George O'Brien stars in The Renegade Ranger and he's gone undercover to arrest Rita Hayworth. She's the descendant of former a Spanish land grant family and she and her tenants are being cheated systematically by crooked politicians. But he's got a complication he didn't figure on. Former Texas Ranger Tim Holt who is in fact the title character has turned outlaw and has joined Hayworth. He doesn't give O'Brien away, but in fact he convinces O'Brien to start investigating the corrupt land grabbing politicians in the region.
The film is a well constructed and well plotted B film. In the Citadel Series Films of Rita Hayworth, George O'Brien said that Rita was a promising newcomer who was eager to learn and took advice and criticism well. Everyone knew she was headed for bigger and better things.
And she certainly was.
This is a film basically about crooked land trickery in the old west,
specifically Texas in this case. Such activities historically were well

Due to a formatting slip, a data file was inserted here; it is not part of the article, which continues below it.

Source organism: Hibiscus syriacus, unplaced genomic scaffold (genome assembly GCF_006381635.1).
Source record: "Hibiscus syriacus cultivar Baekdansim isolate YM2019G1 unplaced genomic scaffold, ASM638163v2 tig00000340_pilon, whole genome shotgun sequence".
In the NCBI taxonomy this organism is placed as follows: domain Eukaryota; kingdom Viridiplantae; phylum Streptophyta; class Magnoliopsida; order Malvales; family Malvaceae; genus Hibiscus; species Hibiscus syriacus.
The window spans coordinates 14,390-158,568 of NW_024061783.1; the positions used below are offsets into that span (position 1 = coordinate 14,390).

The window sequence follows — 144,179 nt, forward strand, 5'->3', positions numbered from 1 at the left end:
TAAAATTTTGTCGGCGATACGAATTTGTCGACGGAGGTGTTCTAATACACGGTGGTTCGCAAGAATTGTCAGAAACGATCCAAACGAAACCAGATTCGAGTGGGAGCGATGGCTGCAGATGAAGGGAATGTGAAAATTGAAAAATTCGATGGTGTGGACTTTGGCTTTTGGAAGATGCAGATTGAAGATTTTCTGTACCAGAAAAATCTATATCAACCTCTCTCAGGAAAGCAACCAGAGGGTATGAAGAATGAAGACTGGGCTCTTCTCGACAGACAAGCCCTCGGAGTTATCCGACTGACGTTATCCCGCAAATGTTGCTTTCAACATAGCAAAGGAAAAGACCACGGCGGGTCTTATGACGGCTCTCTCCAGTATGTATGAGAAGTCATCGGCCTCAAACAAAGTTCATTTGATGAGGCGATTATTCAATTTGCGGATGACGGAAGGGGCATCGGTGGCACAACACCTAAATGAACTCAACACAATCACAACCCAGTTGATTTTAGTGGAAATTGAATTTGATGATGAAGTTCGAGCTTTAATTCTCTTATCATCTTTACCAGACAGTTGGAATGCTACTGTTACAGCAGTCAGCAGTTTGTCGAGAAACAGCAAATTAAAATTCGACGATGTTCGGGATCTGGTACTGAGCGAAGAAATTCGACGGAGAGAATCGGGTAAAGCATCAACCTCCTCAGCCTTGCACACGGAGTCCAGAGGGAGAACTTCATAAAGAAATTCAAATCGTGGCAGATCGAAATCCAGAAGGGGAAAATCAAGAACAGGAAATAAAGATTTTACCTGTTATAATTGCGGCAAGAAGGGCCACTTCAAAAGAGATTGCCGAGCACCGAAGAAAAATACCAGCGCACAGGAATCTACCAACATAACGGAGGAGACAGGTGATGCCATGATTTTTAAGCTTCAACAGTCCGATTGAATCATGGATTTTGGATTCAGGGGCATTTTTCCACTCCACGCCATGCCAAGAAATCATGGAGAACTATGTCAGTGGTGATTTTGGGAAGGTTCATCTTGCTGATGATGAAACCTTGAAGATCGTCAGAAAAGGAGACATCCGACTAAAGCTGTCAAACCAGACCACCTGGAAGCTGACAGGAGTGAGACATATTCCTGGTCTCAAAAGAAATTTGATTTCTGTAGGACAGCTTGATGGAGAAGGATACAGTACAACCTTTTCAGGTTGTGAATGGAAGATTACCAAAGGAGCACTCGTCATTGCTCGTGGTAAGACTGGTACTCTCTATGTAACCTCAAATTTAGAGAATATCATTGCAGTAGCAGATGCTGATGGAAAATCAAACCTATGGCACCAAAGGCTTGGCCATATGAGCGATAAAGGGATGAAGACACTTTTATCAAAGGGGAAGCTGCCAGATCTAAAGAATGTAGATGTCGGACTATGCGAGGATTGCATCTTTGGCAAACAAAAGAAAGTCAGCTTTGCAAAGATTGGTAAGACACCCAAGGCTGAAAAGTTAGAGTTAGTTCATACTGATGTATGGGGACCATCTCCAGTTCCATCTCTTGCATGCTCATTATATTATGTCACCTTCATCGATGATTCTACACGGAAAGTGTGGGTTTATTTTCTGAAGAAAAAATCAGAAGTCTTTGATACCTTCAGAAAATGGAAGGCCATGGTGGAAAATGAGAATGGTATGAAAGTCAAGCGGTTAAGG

documented for a time along the Rio Grande on the far south Texas
border rather than so specifically the Pecos River area of Texas which
was mostly just empty desert, but do form a footnote in the five
hundred year history of the Spanish Colonial New World and its later
ex-colonies the Republic of Mexico and Republic of Texas (later to
merge into the U.S. and become a State). The colorful border atmosphere
is somewhat captured in this otherwise routine western movie.
Established star and real-life American hero George O'Brien is strong in the lead role and young buck Tim Holt is an unpredictable and mercurial kid Ranger and they are both fine in their roles, ordinary as the roles may be. Veteran actors do good work in support.
But now the reason for my review of this movie: stunning young Rita Hayworth. Her beauty and screen presence jump off the screen. She has obviously got "it". Her acting is forceful and her wardrobe ranges from pretty dresses to riding clothes that do not (or cannot) constrain certain parts of her upper torso. As a side note, I could mention that she does an impressive amount of her own horsemanship in this film. And if I was a rider in her vigilante justice group I would surely follow her to hell and back. Hayworth is a young actress giving a good performance here that sets her up for the launch of her soon to be mega-stardom, and deservedly so.